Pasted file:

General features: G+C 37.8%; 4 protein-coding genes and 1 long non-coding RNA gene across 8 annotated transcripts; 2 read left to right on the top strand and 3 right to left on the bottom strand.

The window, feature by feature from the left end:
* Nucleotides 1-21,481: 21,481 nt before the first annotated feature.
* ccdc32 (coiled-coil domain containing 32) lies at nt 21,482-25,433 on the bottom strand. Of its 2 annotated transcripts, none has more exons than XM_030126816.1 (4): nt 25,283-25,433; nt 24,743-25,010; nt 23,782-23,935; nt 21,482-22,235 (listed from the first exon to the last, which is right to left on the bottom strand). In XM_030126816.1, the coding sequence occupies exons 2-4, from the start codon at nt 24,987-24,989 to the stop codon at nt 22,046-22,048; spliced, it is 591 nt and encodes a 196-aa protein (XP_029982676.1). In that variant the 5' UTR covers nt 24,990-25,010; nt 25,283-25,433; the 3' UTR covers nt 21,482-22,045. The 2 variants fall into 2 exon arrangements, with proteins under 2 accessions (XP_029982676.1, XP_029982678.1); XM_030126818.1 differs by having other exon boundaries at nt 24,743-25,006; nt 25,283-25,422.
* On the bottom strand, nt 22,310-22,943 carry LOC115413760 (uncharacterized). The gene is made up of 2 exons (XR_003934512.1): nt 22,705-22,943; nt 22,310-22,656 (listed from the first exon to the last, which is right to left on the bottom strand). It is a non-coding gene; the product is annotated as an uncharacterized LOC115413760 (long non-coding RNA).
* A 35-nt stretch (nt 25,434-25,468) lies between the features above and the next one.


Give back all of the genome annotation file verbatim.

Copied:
General features: G+C 37.8%; 4 protein-coding genes and 1 long non-coding RNA gene across 8 annotated transcripts; 2 read left to right on the top strand and 3 right to left on the bottom strand.

The window, feature by feature from the left end:
* Nucleotides 1-21,481: 21,481 nt before the first annotated feature.
* ccdc32 (coiled-coil domain containing 32) lies at nt 21,482-25,433 on the bottom strand. Of its 2 annotated transcripts, none has more exons than XM_030126816.1 (4): nt 25,283-25,433; nt 24,743-25,010; nt 23,782-23,935; nt 21,482-22,235 (listed from the first exon to the last, which is right to left on the bottom strand). In XM_030126816.1, the coding sequence occupies exons 2-4, from the start codon at nt 24,987-24,989 to the stop codon at nt 22,046-22,048; spliced, it is 591 nt and encodes a 196-aa protein (XP_029982676.1). In that variant the 5' UTR covers nt 24,990-25,010; nt 25,283-25,433; the 3' UTR covers nt 21,482-22,045. The 2 variants fall into 2 exon arrangements, with proteins under 2 accessions (XP_029982676.1, XP_029982678.1); XM_030126818.1 differs by having other exon boundaries at nt 24,743-25,006; nt 25,283-25,422.
* On the bottom strand, nt 22,310-22,943 carry LOC115413760 (uncharacterized). The gene is made up of 2 exons (XR_003934512.1): nt 22,705-22,943; nt 22,310-22,656 (listed from the first exon to the last, which is right to left on the bottom strand). It is a non-coding gene; the product is annotated as an uncharacterized LOC115413760 (long non-coding RNA).
* A 35-nt stretch (nt 25,434-25,468) lies between the features above and the next one.